ANWR: To drilll or not to drill?

by Solveig Gardner Servian

 

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'Don't go looking for Antarctica without this book.' - Susan Solomon

 

 

 

The Arctic National Wildlife Refuge (ANWR) is a 19 million-acre area in the northeast corner of Alaska. The current controversy is whether or not to begin oil exploration in the Coastal Plain, an area covering 1.5 million acres; this represents 8 per cent of the ANWR. Bordering the Beaufort Sea, this section is approximately 100 miles wide and 30 miles deep. The land is flat and seemingly barren until it reaches the foothills of the Brooks Range.

Reasons for

The need for oil is unquestionable. The US currently imports 55 per cent of its oil requirements. The North Slope oilfield resources are declining and present contribution is around 17 per cent of domestic production, which cannot be sustained for many more years.

Perhaps surprisingly, 75 per cent of Alaskans are in favour of tapping their oil resources. Most importantly, the Inupiat Eskimos, the area's indigenous people, support the proposals. For them it would mean positive progress towards the type of social infrastructure that most of us in the Western world take for granted: housing, education, healthcare, police and fire services.

The oil companies claim that drilling and production techniques have developed to a sophisticated level, minimizing surface use and the impact on the environment.

Job creation is another incentive for people to vote for the project, although most positions are unlikely to be long term.

Those against

Ecologists are concerned that any industrial activity in this pristine area will have a devastating affect on the environment. It will damage the fragile tundra, destroy plant life, disturb the birthing areas of the polar bear and caribou, upset migratory birds and cause air pollution, not to mention the risk of spillage.

Roads will have to be built, pipelines laid and gravel excavated from surrounding ponds and rivers, all of which will change the face of the area forever - once tampered with, there is no chance of restoring the tundra to its original state. All for little return, according to the Sierra Club, who states that there is not much oil there anyway, based on estimates which suggest that there is only a six-month supply of economically recoverable oil.

The land itself

Although seemingly barren at first sight, this area of tundra supports a wealth of wildlife. The extensive wetlands, rolling foothills, deepwater lakes and wild rivers are home to thousands of birds, caribou, bears and freshwater fish. Willow grows abundantly in areas irrigated by rivers. Sedge grass meadows are found in boggy areas, providing food and nesting grounds.

Bird life

Migrating birds such as geese, ducks, terns and so on arrive at the end of May. Some stay to breed, others merely use the area for feeding en route to other destinations. Eggs hatch during July and the chicks have only a short time to build up their strength and learn to fly. Adult birds also moult and need to rest and feed whilst their new feathers are growing. The return migration begins at the end of August and by the time the snows arrive all the visiting birds would have gone, leaving the Willow Ptarmigan, ravens and snowy owls to overwinter.

Caribou

There are two species of caribou that migrate through the Coastal Plain: the Porcupine Caribou Herd and the Central Arctic Herd. Migration to the area begins in March, with calving at the end of May when the snow has begun to recede. When they are sufficiently well fed, the southward journey begins, any time from August to October. The caribou are valued for their meat and skins by both the Inupiat Eskimos and the Athabascan Indians.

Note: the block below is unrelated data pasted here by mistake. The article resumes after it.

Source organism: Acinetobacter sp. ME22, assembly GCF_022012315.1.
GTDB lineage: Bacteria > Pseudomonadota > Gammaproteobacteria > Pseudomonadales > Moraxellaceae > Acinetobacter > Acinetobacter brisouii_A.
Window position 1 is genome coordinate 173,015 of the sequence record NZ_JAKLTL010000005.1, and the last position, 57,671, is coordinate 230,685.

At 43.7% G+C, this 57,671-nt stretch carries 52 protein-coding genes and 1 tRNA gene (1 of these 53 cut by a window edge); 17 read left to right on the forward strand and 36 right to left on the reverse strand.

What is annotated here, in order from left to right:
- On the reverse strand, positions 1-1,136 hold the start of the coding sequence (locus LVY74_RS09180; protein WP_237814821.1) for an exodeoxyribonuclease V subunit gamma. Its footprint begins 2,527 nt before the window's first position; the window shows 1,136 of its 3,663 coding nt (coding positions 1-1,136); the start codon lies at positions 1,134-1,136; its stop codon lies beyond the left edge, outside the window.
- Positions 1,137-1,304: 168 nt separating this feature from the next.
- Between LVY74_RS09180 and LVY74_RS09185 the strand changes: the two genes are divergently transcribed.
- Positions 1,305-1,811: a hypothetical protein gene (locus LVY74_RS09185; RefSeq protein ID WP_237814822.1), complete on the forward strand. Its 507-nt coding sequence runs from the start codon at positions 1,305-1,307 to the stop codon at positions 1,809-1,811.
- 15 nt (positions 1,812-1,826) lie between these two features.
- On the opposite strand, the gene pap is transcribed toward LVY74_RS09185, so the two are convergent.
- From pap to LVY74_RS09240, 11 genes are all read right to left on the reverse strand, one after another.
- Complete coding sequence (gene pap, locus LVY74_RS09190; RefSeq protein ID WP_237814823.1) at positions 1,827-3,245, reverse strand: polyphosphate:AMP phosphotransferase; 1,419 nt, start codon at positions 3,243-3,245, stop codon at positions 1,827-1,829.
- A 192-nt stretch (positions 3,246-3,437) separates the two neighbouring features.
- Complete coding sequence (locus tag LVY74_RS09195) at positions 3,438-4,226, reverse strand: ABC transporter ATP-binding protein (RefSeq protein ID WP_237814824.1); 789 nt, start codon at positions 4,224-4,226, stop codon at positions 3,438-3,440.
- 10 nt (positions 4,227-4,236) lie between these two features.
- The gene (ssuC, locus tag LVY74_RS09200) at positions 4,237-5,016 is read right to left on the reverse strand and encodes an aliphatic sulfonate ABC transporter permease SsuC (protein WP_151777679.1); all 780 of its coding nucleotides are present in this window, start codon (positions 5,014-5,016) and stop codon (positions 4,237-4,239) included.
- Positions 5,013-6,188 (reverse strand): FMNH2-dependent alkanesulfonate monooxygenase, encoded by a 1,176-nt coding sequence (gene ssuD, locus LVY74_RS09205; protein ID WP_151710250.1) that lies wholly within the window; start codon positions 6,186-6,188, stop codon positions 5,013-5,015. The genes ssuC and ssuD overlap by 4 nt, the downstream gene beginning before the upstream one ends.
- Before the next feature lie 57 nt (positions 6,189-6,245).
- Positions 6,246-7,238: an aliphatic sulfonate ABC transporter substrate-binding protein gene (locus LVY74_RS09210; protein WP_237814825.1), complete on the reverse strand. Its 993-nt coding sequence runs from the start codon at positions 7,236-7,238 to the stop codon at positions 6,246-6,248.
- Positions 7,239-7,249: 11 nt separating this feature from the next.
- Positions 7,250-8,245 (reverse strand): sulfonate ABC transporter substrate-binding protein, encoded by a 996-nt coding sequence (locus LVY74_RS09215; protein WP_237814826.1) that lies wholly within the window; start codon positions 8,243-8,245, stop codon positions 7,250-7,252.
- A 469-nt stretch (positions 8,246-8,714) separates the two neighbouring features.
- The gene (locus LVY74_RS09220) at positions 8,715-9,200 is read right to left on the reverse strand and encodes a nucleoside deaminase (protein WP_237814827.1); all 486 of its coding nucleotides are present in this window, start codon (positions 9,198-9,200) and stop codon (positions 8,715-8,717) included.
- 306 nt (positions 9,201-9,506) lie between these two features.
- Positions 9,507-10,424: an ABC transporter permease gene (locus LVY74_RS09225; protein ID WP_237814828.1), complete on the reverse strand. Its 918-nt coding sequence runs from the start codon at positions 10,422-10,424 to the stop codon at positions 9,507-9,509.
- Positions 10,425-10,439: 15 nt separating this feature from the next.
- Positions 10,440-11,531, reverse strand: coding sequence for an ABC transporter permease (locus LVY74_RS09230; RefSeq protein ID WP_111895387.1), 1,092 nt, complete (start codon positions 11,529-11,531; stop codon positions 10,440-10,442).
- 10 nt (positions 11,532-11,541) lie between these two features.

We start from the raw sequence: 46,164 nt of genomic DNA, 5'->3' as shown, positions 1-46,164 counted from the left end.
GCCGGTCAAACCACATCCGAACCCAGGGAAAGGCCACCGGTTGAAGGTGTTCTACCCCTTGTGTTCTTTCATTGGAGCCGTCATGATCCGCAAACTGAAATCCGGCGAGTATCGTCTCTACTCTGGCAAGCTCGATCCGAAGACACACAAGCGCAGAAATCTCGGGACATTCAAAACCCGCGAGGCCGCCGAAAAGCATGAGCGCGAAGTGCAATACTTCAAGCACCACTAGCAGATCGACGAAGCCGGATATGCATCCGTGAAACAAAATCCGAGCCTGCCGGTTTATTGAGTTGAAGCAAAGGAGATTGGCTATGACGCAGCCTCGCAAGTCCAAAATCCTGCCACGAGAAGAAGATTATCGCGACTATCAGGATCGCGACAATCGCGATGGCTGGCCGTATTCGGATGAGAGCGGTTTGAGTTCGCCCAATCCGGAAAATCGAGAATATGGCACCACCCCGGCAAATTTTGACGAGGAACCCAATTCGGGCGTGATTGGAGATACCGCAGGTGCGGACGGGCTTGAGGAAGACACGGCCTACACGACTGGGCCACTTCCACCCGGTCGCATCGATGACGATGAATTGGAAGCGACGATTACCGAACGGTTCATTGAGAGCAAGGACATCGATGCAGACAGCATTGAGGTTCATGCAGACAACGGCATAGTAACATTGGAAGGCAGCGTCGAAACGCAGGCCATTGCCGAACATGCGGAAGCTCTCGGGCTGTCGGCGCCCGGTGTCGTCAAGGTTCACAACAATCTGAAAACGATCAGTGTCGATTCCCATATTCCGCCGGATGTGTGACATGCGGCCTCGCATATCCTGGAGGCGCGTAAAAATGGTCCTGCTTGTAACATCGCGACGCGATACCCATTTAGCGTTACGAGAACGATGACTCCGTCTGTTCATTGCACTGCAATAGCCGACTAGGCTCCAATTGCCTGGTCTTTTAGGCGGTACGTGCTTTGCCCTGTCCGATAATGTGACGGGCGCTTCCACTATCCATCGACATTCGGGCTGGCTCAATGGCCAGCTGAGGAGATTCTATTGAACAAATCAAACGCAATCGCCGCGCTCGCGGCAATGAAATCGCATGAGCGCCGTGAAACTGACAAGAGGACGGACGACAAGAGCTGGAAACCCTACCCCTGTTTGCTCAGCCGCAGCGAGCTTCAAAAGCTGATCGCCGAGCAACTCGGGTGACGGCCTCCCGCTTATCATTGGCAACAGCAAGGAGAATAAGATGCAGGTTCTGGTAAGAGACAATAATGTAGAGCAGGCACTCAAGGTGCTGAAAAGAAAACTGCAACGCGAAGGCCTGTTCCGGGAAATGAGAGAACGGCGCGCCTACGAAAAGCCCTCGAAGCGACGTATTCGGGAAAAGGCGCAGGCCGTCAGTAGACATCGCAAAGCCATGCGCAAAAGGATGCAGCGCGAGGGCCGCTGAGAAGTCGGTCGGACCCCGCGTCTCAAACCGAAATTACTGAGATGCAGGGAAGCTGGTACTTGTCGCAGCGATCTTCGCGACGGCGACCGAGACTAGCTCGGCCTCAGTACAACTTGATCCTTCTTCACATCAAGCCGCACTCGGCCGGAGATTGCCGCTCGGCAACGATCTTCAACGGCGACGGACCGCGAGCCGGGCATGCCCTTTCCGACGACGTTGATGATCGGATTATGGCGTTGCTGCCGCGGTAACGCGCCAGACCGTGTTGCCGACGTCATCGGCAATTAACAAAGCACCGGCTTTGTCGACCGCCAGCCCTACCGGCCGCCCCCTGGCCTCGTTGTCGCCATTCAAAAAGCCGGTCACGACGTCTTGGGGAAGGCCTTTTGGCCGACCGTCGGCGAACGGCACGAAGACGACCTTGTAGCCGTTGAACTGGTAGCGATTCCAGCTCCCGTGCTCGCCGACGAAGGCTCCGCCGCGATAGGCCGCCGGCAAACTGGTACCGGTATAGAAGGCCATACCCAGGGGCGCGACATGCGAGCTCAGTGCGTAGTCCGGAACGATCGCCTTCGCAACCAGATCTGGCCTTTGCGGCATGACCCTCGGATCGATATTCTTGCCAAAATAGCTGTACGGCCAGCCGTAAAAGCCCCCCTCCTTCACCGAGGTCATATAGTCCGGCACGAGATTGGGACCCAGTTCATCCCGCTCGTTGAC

Polar bears

Polar bears make their dens along the edge of the Coastal Plain. Here the type of snow and wind conditions form drifts that are ideal for making their dens, earlier in the season than elsewhere. The bears rarely venture far over land, preferring sea ice for its proximity to their food source, hence they are rarely found in this area during the summer. Cubs are born during the winter and emerge in April when the sea ice starts to break up.

Freshwater fish

Arctic char, salmon and burbot are among over twenty species found in the area

The people

The indigenous people of the area are the Inupiat Eskimo and the Gwich'in Athabascan Indian. The Gwich'in are not certain that they should support the drilling project.

The Inupiat Eskimo community holds title to 92,000 acres of privately-owned land in the centre of the Coastal Plain. They number 8,000 and one of their villages, Kaktovik, is situated in the Coastal Plain area. Naturally they have very strong views on the subject of oil exploration in their homeland; they, after all, have the most at stake.

It is in the interest of the local people to safeguard their wildlife, to protect their environment and to preserve their traditional lifestyles. Having carefully considered every issue, the Inupiat believe that their land can be developed responsibly, particularly as so much has been learned from the Prudhoe Bay development of the 1970s. They also believe that development of their land is in the best interests of the United States.

The Inupiat consider that they have a basic human right to develop their own economy, to decide what happens to the land that is rightfully theirs, yet they cannot take any action without Congressional authorization.


The decision

In order to start drilling, legislation has to be passed and this is set to take some time. Many e-mail petitions are being circulated supporting both possible outcomes. Before signing up to any petition, one should be properly informed: the ANWR and Sierra Club websites, among others, are both excellent sources of information.


© S. G. Servian 2003

 

 

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